His coaching career at Southwest DeKalb began in 1998, but he also coached for a brief period with the Rockdale Youth Soccer Association. He encouraged all three of his children to play, his wife said. He coached his son for a season, and his twin daughters currently attend Alabama State University on soccer scholarships.
As a teacher, students with special needs were Smith’s main focus in the classroom, but as a coach he was also interested in his players’ academic success, said Jasmine McCalla, who began playing for Smith her freshman year. When Jasmine needed help in math, she said Smith made sure she had a tutor and checked on her progress regularly.
“I was surprised at how much he cared and pushed me to do better, on and off the field,” she wrote in an email. “In my two years of knowing him, he’s given me life lessons I’ll never forget.”
Smith’s classroom was a daily stop for many of his soccer players, said Bronwyn Stallcup, the mother of one of the young women.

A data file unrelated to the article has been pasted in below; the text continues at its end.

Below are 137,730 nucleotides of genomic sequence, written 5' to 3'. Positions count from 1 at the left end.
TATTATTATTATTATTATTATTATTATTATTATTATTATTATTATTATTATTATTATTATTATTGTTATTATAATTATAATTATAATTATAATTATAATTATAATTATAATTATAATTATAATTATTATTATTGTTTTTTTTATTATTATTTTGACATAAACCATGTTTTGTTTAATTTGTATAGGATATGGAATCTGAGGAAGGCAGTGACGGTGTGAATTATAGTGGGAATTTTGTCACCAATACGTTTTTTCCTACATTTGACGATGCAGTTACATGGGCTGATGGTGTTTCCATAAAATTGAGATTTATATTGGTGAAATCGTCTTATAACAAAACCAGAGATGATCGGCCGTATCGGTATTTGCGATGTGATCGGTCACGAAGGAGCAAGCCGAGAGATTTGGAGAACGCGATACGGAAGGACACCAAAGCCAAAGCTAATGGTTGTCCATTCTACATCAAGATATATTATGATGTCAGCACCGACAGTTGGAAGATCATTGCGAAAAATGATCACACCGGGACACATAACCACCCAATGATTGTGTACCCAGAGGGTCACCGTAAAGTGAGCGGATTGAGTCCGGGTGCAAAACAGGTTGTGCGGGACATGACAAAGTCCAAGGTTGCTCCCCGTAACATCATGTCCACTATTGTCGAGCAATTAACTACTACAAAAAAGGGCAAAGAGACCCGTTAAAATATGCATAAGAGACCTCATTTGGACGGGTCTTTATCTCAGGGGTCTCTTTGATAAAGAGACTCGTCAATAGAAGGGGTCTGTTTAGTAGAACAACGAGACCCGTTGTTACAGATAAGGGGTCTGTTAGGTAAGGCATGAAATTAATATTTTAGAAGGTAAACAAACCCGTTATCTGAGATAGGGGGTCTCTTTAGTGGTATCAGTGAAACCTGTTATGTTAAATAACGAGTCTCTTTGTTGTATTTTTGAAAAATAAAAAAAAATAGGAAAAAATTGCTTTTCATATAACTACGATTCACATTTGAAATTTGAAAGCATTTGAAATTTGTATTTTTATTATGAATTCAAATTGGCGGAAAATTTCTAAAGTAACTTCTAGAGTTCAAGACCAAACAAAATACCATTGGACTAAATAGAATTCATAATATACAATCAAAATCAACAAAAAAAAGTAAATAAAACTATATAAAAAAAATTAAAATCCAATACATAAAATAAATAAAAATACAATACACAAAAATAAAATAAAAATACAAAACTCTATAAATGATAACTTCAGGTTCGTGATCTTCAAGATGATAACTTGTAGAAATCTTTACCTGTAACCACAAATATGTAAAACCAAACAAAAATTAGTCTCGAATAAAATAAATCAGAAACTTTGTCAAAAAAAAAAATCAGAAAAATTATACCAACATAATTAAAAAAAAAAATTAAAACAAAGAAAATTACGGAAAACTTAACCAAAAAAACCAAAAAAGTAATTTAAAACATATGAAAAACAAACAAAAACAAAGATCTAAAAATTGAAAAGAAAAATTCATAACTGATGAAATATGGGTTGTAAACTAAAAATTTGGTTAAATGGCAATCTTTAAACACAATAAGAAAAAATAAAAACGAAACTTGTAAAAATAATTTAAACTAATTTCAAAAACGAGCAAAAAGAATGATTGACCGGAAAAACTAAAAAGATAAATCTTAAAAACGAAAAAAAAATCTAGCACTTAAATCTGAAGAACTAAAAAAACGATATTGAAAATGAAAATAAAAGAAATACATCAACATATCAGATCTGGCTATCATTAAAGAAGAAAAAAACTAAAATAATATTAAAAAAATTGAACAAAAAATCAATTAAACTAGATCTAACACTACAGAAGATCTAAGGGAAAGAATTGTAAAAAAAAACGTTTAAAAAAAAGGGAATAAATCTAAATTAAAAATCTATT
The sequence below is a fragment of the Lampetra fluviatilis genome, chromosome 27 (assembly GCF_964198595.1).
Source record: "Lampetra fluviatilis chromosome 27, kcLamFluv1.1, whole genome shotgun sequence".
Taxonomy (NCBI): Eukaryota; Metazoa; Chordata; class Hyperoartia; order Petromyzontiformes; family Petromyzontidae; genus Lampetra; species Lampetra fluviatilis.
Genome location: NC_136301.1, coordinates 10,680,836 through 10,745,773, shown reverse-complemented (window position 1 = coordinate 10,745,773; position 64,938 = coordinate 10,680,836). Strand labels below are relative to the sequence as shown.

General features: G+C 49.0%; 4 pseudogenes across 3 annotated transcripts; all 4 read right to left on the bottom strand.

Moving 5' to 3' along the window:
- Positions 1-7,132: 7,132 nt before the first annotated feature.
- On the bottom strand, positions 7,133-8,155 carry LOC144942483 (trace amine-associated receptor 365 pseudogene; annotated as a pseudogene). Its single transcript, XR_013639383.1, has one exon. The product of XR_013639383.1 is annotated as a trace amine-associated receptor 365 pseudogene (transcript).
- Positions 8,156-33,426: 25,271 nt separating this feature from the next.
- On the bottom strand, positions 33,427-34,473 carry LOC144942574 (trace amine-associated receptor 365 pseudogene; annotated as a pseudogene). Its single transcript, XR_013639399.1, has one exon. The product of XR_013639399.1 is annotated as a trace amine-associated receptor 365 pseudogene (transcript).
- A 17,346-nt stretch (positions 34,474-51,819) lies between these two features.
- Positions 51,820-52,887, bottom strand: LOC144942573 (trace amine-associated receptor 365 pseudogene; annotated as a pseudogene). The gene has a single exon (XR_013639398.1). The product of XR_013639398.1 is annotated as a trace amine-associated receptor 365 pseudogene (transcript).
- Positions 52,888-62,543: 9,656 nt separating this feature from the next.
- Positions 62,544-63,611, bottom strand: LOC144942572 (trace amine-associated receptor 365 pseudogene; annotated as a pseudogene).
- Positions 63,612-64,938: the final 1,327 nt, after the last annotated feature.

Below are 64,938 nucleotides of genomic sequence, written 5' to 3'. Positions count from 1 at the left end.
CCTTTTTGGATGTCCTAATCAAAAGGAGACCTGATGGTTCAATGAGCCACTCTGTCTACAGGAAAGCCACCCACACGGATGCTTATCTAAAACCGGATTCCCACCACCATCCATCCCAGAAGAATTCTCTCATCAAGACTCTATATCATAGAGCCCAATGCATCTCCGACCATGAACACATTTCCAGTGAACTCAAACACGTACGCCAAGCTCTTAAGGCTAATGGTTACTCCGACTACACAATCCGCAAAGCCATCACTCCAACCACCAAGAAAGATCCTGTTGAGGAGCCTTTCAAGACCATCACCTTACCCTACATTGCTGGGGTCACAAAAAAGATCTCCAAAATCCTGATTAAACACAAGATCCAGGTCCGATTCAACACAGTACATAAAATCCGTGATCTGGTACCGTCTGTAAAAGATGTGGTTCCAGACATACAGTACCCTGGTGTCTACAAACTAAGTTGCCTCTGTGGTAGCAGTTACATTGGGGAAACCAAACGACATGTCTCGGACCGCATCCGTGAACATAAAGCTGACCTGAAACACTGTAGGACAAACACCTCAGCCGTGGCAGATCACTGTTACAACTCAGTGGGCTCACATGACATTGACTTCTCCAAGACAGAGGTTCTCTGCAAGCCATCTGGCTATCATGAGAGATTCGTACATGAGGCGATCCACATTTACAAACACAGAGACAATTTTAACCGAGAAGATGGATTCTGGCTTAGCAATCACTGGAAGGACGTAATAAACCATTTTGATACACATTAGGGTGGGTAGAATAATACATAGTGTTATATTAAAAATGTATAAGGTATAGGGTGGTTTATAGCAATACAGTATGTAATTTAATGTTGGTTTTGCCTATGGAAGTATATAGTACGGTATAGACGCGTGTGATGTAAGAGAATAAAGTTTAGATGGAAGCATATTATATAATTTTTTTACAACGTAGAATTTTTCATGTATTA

“Coach Smith was not only her coach but a safe haven for her when she was frustrated with classes or school life in general,” Stallcup wrote in an email. “At the spring soccer banquet, Coach had a smile on his face as he watched his young lady soccer players laugh and enjoy each other’s accomplishments. It was as if he realized what a great team he had put together. He did just that.”
In addition to his wife and children, Mariel, Alayna and Mason, Smith is survived by his father and stepmother, George A. and Jennifer Smith; his stepfather, Dudley Nelson; a brother, Garfield Smith; a half brother, Greg Nelson; stepsisters Heather Nelson, Jacqueline Nelson and Suzette Nelson; and stepbrothers Barrington Nelson and Anthony Nelson, all of New Jersey.